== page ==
Carol Anne Bond is a microbiologist from Lansdale, Pennsylvania. In 2006 Bond's best friend became pregnant. When Bond discovered that her husband was the child's father, she attempted to poison her former friend by putting organoarsenic and potassium dichromate on the woman's door knob. Bond was caught, and was convicted under the CWA. In her appeal, she argued that applying the chemical weapons treaty to her violated the Tenth Amendment. The Court of Appeals ruled that Bond lacked standing to make a Tenth Amendment claim. On appeal, the Supreme Court reversed, stating that individuals can bring Tenth Amendment claims. The Court then remanded the case for the Third Circuit to decide the case on the merits.

On remand, the Third Circuit found that "because the Convention is an international agreement with a subject matter that lies at the core of the Treaty Power and because Holland instructs that 'there can be no dispute about the validity of [a] statute' that implements a valid treaty, we will affirm Bond's conviction." Bond again appealed to the Supreme Court, asking the court to overrule Holland, or to alternately find that her actions were not covered by the CWA.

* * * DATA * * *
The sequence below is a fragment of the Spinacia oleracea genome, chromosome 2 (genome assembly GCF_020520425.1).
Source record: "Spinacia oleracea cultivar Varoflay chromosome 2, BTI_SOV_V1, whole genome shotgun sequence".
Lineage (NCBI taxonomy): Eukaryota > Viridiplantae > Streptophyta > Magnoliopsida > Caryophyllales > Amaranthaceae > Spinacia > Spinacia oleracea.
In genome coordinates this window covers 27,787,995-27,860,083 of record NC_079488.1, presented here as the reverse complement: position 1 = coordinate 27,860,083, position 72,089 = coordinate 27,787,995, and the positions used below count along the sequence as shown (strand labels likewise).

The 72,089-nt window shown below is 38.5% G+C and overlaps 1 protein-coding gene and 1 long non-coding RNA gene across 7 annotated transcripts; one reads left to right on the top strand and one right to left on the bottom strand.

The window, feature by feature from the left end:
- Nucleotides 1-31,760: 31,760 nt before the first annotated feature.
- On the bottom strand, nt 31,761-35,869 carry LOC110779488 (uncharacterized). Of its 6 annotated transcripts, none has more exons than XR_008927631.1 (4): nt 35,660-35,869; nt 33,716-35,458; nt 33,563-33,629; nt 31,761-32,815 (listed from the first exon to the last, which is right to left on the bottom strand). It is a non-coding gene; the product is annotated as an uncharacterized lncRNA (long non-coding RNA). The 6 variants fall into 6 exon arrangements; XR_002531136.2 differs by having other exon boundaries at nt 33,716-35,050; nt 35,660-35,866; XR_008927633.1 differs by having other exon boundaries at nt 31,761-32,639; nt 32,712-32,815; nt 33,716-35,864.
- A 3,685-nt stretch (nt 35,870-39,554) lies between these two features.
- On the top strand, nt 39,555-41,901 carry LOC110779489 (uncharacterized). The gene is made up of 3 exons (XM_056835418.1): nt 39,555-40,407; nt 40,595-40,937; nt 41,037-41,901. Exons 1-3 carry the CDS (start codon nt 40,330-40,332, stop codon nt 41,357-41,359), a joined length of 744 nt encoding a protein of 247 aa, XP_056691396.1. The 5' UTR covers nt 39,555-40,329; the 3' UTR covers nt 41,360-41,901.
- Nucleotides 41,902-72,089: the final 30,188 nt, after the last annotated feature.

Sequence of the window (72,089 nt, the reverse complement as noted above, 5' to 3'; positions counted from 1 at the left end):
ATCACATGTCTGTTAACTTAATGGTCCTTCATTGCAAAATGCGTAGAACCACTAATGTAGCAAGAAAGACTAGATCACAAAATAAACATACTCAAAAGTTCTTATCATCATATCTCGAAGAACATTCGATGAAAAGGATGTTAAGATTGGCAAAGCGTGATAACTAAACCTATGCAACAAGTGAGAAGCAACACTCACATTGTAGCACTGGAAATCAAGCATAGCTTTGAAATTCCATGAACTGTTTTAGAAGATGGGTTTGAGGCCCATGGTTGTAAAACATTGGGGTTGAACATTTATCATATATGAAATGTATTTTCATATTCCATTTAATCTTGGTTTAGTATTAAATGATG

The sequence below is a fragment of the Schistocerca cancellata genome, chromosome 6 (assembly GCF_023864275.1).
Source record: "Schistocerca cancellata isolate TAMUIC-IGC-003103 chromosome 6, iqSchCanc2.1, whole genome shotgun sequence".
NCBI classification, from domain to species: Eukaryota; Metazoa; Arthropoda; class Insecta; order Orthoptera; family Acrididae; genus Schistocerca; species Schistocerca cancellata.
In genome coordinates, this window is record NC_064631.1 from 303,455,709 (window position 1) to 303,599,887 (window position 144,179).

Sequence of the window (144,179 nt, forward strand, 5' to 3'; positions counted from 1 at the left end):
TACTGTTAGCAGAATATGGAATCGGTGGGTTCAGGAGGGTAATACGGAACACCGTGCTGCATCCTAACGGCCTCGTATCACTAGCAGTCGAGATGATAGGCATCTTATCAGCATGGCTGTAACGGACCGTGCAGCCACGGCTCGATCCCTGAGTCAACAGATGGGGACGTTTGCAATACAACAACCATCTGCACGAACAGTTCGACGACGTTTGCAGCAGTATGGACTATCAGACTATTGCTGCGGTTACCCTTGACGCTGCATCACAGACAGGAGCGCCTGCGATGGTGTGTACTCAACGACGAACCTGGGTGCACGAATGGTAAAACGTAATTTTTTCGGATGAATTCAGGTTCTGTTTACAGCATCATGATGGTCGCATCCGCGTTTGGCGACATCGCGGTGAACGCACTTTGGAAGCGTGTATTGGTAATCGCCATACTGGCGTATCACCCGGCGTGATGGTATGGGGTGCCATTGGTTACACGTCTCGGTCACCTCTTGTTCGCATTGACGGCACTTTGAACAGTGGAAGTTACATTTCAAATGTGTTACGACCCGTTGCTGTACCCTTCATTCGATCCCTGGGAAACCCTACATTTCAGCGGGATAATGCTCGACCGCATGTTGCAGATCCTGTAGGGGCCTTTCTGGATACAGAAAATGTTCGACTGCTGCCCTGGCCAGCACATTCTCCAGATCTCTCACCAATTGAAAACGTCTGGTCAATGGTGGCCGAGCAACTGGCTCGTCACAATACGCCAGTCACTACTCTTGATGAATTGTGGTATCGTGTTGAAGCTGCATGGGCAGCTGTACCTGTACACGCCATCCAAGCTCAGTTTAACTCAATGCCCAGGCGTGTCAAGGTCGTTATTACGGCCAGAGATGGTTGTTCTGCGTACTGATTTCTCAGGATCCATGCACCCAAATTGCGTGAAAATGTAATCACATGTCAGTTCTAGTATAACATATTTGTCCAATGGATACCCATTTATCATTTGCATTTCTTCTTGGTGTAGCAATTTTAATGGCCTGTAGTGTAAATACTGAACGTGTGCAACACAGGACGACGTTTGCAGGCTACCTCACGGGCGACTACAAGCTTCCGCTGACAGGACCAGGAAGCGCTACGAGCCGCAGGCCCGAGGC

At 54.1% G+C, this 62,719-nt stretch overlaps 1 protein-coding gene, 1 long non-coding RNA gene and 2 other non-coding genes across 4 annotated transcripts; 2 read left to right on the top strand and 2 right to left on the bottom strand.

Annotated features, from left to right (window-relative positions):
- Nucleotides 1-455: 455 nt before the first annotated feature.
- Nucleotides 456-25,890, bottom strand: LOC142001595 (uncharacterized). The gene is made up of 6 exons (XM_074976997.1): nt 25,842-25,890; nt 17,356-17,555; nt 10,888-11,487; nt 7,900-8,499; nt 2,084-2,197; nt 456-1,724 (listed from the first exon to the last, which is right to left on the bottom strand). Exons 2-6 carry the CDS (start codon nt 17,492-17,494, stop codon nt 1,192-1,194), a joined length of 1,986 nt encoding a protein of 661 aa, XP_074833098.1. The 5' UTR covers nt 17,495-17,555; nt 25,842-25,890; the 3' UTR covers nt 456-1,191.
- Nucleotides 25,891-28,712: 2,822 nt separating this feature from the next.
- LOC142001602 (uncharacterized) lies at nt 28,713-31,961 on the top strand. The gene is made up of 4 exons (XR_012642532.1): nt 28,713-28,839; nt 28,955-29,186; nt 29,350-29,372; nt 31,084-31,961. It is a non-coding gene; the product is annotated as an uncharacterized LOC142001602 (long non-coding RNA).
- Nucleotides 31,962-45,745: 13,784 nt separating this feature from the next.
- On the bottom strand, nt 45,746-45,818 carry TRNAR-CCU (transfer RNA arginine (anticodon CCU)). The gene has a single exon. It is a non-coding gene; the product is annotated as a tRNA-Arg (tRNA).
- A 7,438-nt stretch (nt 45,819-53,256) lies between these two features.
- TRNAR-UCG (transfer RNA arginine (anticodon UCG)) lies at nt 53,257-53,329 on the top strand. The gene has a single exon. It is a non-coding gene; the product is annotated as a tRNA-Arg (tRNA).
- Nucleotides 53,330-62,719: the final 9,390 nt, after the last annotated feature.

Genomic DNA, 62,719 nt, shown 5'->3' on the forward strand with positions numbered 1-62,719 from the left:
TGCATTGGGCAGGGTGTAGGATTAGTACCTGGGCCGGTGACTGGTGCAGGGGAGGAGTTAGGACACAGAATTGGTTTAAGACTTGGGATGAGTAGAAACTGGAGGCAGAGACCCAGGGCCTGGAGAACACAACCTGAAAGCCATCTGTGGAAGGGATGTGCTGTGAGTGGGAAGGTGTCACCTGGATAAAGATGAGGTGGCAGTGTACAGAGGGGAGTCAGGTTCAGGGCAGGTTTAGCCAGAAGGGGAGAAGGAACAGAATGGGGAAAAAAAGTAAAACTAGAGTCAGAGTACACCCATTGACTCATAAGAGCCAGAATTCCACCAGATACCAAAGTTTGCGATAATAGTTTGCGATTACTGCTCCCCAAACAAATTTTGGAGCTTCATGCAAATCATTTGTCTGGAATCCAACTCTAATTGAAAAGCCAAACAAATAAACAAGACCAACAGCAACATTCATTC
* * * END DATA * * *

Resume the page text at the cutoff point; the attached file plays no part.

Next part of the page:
The case attracted a great deal of attention, with U.S. Solicitor General Donald Verrilli arguing for the Government and former General Paul Clement arguing for Bond. Senator Ted Cruz wrote an essay for the Harvard Law Review's blog urging the Court to overturn Bond's conviction.

Decision